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How to start talking about your debt

Money discussions are rarely easy, especially when emotional topics such as debt are on the table. But opening up a conversation about what you owe can help you make decisions, find new solutions and receive support from your loved ones — all of which can help you confidently move forward in your financial journey.

Start with the full picture

Before you start a conversation, it’s important to gather a full picture of your  current debt . It might feel daunting, so find a comfortable spot, take a few deep breaths and know that you can pause at any time to manage any  feelings of stress  before continuing.

I like to start by writing down any existing debts, whether that's student loans , a mortgage or balances on credit cards . These written notes can be a helpful reference if you find it challenging to talk about your debt.

Now that you have all the numbers, take a moment to reflect on how the debt was created — are there aspects of your money story that led to overspending? Maybe you’re using a credit card to cover the gap between your income and your expenses. Understanding the why behind your debt can help you uncover the root issue. Acknowledging any root behaviors can help alleviate any shame you hold around your debt and give you power to change the behavior.

Get the conversation started

Once you have a good sense of your debt, consider these ways to prepare for your conversations. 

  • Be ready for questions. Whoever you choose to talk to could ask for more details, like your debt payoff plan or your current budget . You can prepare some of this information ahead of time to show you’ve thought about how to move forward. 

  • Set the tone. Even though debt can be a heavy topic, it doesn’t need to be. To keep things casual, broach the topic in a comfortable setting, such as over a meal with friends. If you want a more serious conversation, pick a more predictable and quiet setting — like coffee at home with your partner.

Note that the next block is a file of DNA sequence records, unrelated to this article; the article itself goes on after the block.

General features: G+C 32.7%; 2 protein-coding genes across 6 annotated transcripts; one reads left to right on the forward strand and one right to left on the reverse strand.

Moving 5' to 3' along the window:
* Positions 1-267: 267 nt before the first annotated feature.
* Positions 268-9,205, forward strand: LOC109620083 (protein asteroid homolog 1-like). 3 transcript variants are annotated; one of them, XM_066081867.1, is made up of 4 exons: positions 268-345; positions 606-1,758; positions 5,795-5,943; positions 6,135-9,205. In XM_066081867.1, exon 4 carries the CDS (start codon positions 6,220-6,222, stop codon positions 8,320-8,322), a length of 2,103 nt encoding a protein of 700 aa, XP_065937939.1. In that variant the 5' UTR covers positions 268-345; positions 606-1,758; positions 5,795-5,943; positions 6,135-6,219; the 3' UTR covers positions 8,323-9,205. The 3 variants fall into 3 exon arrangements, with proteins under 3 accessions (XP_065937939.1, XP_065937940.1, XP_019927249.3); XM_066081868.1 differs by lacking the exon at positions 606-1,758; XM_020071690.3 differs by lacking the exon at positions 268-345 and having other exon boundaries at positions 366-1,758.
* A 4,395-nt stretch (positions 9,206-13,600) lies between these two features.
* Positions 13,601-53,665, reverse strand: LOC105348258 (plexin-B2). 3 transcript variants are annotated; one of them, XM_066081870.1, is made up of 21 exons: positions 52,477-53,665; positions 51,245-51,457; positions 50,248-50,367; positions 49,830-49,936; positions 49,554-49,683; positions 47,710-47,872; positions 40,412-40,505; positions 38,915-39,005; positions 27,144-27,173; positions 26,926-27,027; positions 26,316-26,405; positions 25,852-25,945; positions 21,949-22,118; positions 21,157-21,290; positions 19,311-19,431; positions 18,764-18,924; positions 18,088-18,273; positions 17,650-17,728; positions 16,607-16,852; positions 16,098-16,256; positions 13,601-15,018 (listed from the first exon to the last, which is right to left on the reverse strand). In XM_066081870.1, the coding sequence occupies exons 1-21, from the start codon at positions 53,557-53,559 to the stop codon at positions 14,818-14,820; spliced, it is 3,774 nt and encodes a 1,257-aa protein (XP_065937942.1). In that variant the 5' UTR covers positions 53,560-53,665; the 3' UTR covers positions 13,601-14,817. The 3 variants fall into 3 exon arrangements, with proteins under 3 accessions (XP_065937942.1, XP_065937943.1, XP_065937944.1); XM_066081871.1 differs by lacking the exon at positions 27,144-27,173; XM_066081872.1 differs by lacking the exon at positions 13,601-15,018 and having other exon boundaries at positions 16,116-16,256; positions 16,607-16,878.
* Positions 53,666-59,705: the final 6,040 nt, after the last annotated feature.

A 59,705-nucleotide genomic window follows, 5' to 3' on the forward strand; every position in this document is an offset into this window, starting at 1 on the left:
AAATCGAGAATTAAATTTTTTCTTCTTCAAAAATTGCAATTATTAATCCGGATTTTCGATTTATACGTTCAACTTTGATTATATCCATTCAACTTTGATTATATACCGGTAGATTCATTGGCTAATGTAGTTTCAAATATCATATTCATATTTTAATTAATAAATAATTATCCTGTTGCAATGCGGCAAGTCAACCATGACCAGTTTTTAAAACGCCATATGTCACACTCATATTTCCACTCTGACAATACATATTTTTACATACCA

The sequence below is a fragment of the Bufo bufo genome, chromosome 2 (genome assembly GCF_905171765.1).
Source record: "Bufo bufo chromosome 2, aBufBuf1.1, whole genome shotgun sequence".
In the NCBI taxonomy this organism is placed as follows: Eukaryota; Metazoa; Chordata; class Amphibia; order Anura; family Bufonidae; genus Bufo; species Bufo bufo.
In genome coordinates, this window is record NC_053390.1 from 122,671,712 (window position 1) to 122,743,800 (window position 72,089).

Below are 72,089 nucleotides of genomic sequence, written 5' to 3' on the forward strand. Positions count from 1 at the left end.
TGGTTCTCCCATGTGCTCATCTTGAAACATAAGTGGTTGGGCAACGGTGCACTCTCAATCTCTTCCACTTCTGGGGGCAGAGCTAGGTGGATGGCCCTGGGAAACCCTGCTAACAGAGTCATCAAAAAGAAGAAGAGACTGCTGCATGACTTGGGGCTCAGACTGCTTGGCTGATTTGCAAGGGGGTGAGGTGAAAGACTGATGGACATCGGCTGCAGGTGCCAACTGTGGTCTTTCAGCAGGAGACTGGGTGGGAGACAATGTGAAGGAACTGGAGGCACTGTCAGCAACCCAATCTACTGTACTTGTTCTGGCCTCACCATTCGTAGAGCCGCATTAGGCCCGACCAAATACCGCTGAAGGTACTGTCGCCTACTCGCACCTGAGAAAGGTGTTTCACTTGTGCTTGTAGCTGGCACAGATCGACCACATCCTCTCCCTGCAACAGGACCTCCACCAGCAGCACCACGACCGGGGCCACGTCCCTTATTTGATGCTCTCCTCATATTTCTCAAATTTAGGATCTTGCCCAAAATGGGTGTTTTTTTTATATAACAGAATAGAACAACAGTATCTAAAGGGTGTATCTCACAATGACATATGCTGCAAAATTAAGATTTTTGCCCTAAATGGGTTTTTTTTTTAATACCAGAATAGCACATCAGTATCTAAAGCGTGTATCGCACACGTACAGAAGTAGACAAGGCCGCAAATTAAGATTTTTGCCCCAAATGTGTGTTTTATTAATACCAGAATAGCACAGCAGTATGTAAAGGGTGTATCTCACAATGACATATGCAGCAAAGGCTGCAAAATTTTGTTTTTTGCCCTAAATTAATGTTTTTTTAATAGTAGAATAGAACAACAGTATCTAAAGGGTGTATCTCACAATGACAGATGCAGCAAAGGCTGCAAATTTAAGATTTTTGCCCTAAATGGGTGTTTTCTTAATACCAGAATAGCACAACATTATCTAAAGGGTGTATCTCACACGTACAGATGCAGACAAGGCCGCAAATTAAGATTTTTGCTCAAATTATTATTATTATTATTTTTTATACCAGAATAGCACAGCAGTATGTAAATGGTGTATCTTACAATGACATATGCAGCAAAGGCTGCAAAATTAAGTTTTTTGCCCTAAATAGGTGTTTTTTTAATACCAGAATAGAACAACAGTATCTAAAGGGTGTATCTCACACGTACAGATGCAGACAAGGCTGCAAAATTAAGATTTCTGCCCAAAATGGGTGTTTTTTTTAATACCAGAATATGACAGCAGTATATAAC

• Create healthy boundaries. Before diving into the details, communicate your limits. If you want to share your debt situation but aren’t looking for advice, be upfront. If you’d welcome feedback, let them know. 

  • Be honest. You’ve already made it this far: Now’s the time to share the full picture of your debt. Obscuring the details will make it harder for people to give the appropriate amount of support. 

Who you can talk to

Having debt can be an isolating experience. But there is always someone to talk to, whether a friend or a financial advisor. 

Be open with loved ones

It’s crucial to talk to your spouse or partner about your finances because the two of you are a team. But it can be worth opening up the conversation with family members, too. Being vulnerable and honest about your debts with those closest to you can create new opportunities for connection and support.

Start money talks with friends

Because your friends’ finances aren’t tied up with yours, they can provide an objective point of view on your debt. You might find that they’re facing similar issues with money — you could even start a “money club” to support each other.

After I graduated from college, I had more than $30,000 in student loan and credit card debt. I knew many of my friends were in the same position — wanting to pay down debt but also increase our financial knowledge. That’s when our monthly Money Club was created. At each meetup, we talked about our debt and learned about a new financial topic (529 accounts, Roth IRAs, etc). The club created accountability for debt repayment and provided time for us to learn from each other.

Money can feel extremely personal, but you don’t need to carry the stress of your debt alone.

Log on to financial forums

If you want to maintain some anonymity and still get feedback on your finances, consider posting on a money-focused forum online. These websites offer community and conversation without needing to disclose much personal information. (Just be wary that not all the advice you receive online is worth taking.)

Find a professional

If you’re getting serious about understanding your debt, talking to a financial advisor can provide you with unbiased advice and guidance. With Ally Invest Personal Advice , a financial advisor will work with you to develop a comprehensive financial plan — including approaches to your existing debt. 

An ongoing conversation

Money can feel extremely personal, but you don’t need to carry the stress of your debt alone. By being brave enough to talk about your finances, you’re creating new opportunities for emotional connection and support as you move through your debt journey.

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